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Uncorseted
The Shop at Fort Fringe

Remaining Performances:
Saturday, July 25 @ 6:30 p.m.

They say: “Destinies of a European countess and a humble American chambermaid collide at the 1893 World’s Columbian Exposition. Swords of steel penetrate gender norms, true identities are freely explored, and one man discovers it is better to receive than to give.”

Hilary’s take: I’m not sure if the Shark Tank Players’ production is the worst play I’ve ever seen or the greatest gender-bending burlesque send-up I’ve ever seen. It’s likely both, and it’s undeniably good, dirty fun.

At the Chicago World’s Fair, BFF’s and fearless shemales Penelope (Lacey Carriage) and Felicity (Goober Cemetery) cross paths (and cross-dress) with Countess Cornelia (the sublime Monti Gilmore), a Dionysian figure the size of Saturn much beloved by her loyal lesbian sex vixens whose breasts she names for the planet’s moons. The Countess knows her way around a sword, and Felicity seeks her fencing expertise to seduce Douglas (Peanut Norway), Penelope’s brother.

But the way to her man’s heart is not so simple. Douglas, whose clingy trousers leave little (okay, all 8 inches) to the imagination, conflates fencing and frottage, humping rather than fighting his opponents. Penelope is more than happy with Douglas’ same-sex distractions, for she harbors a secret love for Felicity (and women, generally). But when the mysterious, intriguing George Sand (Missy Peyton) enters the scene, Douglas and Penelope are smitten; only one gets the girl in the end (literally). It is indeed a story about love, sex, and dominance as the program suggests, replete with sword play both above and below the belt.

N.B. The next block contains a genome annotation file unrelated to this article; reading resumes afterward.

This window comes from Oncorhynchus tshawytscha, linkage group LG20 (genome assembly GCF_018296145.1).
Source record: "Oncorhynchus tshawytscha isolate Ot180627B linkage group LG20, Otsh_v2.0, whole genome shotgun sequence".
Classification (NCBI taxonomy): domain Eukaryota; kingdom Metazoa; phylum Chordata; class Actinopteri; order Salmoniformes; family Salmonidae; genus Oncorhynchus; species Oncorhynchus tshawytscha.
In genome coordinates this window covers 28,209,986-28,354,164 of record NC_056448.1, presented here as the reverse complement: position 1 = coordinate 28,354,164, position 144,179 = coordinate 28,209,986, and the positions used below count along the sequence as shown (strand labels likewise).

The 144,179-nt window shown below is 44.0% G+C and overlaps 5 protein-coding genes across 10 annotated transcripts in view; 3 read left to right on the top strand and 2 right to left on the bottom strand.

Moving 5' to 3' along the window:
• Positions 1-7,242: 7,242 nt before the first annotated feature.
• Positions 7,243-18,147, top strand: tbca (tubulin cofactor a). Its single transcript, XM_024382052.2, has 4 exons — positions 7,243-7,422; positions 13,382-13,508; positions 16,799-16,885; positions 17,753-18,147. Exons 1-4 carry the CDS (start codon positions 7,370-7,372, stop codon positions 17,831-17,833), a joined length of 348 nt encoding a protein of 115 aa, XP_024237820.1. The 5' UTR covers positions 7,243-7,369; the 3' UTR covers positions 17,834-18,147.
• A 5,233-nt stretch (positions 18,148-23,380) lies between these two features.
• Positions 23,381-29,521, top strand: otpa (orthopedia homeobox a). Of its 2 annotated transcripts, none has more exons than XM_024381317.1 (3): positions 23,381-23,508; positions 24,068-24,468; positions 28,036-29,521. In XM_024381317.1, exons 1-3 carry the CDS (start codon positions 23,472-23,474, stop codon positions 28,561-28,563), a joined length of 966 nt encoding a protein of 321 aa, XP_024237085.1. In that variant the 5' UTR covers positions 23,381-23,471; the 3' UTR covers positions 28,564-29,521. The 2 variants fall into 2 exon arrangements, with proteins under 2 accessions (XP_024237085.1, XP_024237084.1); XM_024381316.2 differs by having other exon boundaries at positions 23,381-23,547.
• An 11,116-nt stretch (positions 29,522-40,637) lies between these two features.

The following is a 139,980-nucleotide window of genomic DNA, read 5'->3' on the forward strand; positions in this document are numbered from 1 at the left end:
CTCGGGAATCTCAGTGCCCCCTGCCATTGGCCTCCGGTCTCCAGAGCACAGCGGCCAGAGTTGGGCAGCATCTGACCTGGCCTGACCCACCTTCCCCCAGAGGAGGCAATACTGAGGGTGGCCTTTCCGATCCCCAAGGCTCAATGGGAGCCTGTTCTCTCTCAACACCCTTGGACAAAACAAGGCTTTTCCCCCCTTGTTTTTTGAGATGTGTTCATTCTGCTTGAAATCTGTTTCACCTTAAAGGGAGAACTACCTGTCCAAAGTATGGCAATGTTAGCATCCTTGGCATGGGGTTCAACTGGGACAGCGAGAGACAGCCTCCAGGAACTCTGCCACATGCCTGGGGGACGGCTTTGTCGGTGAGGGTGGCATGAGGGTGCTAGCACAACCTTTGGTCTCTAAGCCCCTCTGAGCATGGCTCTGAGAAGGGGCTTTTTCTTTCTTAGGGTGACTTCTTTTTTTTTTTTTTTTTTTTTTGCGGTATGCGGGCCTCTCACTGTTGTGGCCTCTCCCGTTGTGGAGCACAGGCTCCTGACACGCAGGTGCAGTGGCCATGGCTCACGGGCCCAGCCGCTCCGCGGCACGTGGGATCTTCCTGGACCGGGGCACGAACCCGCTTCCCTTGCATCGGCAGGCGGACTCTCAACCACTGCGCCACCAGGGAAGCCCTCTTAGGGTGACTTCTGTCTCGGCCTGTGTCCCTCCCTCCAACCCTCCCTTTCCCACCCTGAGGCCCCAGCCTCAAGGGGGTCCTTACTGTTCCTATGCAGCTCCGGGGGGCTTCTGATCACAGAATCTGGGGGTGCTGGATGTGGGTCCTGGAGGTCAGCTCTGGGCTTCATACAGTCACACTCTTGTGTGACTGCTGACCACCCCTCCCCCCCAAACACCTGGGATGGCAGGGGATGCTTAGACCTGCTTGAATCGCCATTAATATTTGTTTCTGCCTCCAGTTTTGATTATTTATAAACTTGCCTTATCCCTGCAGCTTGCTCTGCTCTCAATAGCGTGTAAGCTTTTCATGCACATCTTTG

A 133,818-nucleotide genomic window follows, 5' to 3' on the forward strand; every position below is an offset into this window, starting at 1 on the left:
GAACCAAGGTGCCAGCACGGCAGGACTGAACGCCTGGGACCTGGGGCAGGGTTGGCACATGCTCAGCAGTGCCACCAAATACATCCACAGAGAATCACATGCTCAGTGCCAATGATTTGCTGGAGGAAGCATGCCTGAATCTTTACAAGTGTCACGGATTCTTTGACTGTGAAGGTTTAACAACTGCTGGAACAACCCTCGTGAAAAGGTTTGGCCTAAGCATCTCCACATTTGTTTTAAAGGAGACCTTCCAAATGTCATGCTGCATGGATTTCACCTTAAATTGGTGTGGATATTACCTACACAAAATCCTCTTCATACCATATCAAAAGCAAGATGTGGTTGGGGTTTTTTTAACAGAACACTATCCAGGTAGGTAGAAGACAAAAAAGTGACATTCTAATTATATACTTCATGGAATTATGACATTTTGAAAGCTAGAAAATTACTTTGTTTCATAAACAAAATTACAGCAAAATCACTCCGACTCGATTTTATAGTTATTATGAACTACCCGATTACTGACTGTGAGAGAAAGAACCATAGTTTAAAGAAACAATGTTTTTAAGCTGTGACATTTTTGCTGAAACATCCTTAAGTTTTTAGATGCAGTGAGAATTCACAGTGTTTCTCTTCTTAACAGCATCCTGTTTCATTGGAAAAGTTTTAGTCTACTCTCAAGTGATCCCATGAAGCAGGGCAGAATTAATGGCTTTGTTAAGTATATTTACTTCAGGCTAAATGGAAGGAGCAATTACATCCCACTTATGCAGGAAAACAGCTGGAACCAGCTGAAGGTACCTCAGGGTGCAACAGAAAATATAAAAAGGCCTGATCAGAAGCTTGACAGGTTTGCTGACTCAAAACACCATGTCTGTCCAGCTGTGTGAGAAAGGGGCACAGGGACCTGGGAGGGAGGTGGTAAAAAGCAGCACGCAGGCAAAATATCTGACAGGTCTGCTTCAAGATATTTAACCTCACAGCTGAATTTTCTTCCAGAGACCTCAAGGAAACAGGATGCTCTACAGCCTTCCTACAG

Uncorseted is a winding, wildly hilarious ride from lights up to lights down, and all the characters and conflicts are flung to the fore from the get go—-after all, the show’s only got 30 minutes to climax. But I would not have protested to spending all night with “nipple consultant” Jetta Bra-man’s handiwork (I’ll never again look at my flesh-colored bras in the same way) and Carriage and Cemetery’s perfect, stiff-as-a-strap-on delivery. The plastic-y fright wigs, the  half-assed transvestism (all men sported at least six o’ clock shadows), the barren staging. It’s an amalgam of great, bad-on-purpose decisions that—-much to the cast and crew’s credit—-yields Fringe gold.

See it if: You came to Fringe to see something Fringetastic, or at the very least, some boobs. Also, see it if you enjoy swag, i.e. booby cupcakes and “First Family” keychains.

Skip it if:Dangling dildos and lesbian sex vixens don’t tickle your funny bone.